The Cartouche Award
Each year, the Society of American Period Furniture Makers recognizes an individual whose achievements best reflect the mission of SAPFM. The Cartouche Award is SAPFM's way of acknowledging the contributions made by craftsmen, educators, conservators, and supporters, professional or hobbyist, who have inspired or instructed others, or who have simply made the world more pleasing as a result of their skillful labors. Each year, the recipient of the award is honored at the Cartouche Award banquet, held in conjunction with Colonial Williamsburg's annual conference Working Wood in the 18th Century.
The idea of presenting an award to recognize excellence in period furniture making was inspired by college football's Heisman Trophy, given annually to award outstanding performance in the field. The actual cartouche from which the bronze is cast crowns a Philadelphia tall case clock built by Gene Landon. The bronze, weighing close to five pounds, is cast by Dana Stewart in Lambertsville, NJ. An individualized brass plaque is acid-etched to raise the shell and text, while the background is textured and painted. The bronze cartouche and brass plaque are then mounted to a mahogany base made by Mickey Callahan.
Do you know someone who should be considered for the Cartouche Award? Download nomination guidelines here. Neither nominees nor those who nominate them need be members of SAPFM.
Past Cartouche Award Winners
2013 Will Neptune
2012 Allan Breed
2011 Benjamin C. Hobbs
2010 Steven Lash
2009 Dennis Bork
2008 Alfred Sharp
2007 North Bennet Street School
2006 Fred Stanley
2005 Phil Lowe
2004 Mack Headley
2003 Gene Landon
2002 Robert Whitley
2001 John McAlister
2000 Harold Ionson
in the News
Corona Plumosa by Nancy R. Hiller will be included in the Indiana State Museum's studio furniture exhibition, scheduled to run from October 2013 through June 2014. Using a blind jury process, Professor Wendy Maruyama of San Diego State University selected 23 outstanding examples of functional studio pieces by Indiana artists in traditional and contemporary designs.
The Highland Woodworker’s first Moment with a Master of the 2013 season features 2008 SAPFM Cartouche award recipient Alf Sharp. Find out how Alf’s fascination with the centerfold of a British secretary attracted him to furniture making. Learn more as we visit with Alf in his Tennessee home and shop on the next Highland Woodworke, available after February 23 at Highland Woodworker.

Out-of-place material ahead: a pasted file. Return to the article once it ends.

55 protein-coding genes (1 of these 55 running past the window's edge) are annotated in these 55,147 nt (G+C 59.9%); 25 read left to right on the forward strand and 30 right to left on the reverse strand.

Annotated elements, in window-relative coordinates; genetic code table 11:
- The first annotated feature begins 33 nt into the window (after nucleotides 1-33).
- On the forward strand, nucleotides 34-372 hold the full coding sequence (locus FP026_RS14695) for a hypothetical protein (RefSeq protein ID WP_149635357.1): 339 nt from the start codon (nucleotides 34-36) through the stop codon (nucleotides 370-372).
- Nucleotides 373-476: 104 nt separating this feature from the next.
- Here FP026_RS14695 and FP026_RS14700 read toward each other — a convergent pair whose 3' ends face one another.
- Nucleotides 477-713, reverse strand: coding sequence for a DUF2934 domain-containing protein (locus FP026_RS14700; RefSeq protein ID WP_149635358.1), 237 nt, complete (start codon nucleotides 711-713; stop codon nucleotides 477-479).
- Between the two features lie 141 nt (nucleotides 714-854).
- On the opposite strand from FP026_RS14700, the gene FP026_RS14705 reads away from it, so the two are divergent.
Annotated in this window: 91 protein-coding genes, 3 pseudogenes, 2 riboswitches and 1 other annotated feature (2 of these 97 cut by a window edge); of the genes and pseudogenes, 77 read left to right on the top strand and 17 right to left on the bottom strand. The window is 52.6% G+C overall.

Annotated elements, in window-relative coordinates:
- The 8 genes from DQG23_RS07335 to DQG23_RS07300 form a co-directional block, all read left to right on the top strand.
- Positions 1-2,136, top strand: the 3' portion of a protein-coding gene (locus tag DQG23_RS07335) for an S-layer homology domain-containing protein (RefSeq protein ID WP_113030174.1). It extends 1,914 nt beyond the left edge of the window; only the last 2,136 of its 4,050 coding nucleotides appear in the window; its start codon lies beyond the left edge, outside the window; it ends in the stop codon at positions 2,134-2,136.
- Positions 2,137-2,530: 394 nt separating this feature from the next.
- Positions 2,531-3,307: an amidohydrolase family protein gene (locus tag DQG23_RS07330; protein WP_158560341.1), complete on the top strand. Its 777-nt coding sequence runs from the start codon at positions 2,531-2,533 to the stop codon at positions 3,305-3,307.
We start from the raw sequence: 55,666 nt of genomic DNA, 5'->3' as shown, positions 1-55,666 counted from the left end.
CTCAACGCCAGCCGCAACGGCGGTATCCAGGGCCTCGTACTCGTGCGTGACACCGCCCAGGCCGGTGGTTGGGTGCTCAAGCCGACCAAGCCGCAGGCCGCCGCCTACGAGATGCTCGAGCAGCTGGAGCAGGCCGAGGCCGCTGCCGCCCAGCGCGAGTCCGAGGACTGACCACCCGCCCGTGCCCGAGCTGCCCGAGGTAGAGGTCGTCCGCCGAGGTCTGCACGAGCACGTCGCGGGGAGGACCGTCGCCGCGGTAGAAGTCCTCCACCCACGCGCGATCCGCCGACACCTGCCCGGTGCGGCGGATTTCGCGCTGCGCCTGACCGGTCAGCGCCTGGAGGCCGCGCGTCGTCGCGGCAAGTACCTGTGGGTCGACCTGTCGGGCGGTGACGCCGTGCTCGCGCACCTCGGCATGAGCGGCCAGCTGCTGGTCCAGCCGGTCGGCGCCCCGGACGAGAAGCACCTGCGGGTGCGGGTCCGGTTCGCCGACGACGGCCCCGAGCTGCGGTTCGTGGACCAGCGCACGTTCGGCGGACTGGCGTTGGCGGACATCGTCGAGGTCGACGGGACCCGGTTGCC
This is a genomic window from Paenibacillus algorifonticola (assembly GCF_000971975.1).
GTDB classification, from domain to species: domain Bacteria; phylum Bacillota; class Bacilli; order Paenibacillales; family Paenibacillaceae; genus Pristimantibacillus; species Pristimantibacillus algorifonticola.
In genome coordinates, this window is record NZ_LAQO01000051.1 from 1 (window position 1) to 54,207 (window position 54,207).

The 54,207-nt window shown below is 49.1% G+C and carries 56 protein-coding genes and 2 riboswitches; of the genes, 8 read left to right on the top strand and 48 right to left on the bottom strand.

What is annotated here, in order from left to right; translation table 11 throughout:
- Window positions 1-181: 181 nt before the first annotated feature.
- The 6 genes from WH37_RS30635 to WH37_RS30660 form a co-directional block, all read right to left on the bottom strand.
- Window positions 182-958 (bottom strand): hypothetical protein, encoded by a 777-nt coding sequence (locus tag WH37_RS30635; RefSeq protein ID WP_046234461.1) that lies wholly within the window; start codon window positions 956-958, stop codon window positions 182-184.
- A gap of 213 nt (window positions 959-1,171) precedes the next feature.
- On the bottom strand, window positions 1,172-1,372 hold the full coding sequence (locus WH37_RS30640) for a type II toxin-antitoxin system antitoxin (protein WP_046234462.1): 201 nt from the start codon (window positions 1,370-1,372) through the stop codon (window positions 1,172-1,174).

Mary May describes how to carve foliage on a spindle in an article in Popular Woodworking. "Carving an Acanthus Leaf on a Turned Post" is in the October 2012 issue.
Nancy Hiller has an article in the September/October issue of Fine Woodworking (#228), "Arts & Crafts With an English Accent" The article details the making of a writing desk that she designed based on original circa-1903 drawings of washstands produced by the Harris Lebus furniture company of London. Nancy found copies of the plans at the Geffrye Museum in Hackney and obtained scans of the original drawings through the National Archives.
Freddy Roman shows how to quickly plot an ellipse using simple geometry in the August 2012 Popular Woodworking.
Charles Bender explains three variations of the trifid carved foot prevalent in Philadelphia in the August 2012 Popular Woodworking.
In the July/Aug 2012 issue of Fine Woodworking, Alan Turner describes how to make crosscut sleds for the table saw to accommodate a variety of cutting applications.
W. Mickey Callahan shows how he uses an overarm jig at the router table to produce curved mouldings with complex profiles. His article appears in the July/Aug 2012 issue of Fine Woodworking.
Eight members of SAPFM have been selected into Early American Life Magazine's 2012 Directory of Traditional American Crafts. Their work and contact information appear in the August 2012 issue. Congratulations to Dennis Bork, Vincent Chicone, David Diaman, Benjamin C. Hobbs, Tony Kubalak, Bob Stevenson, Matthew Wolfe and Fred Chellis !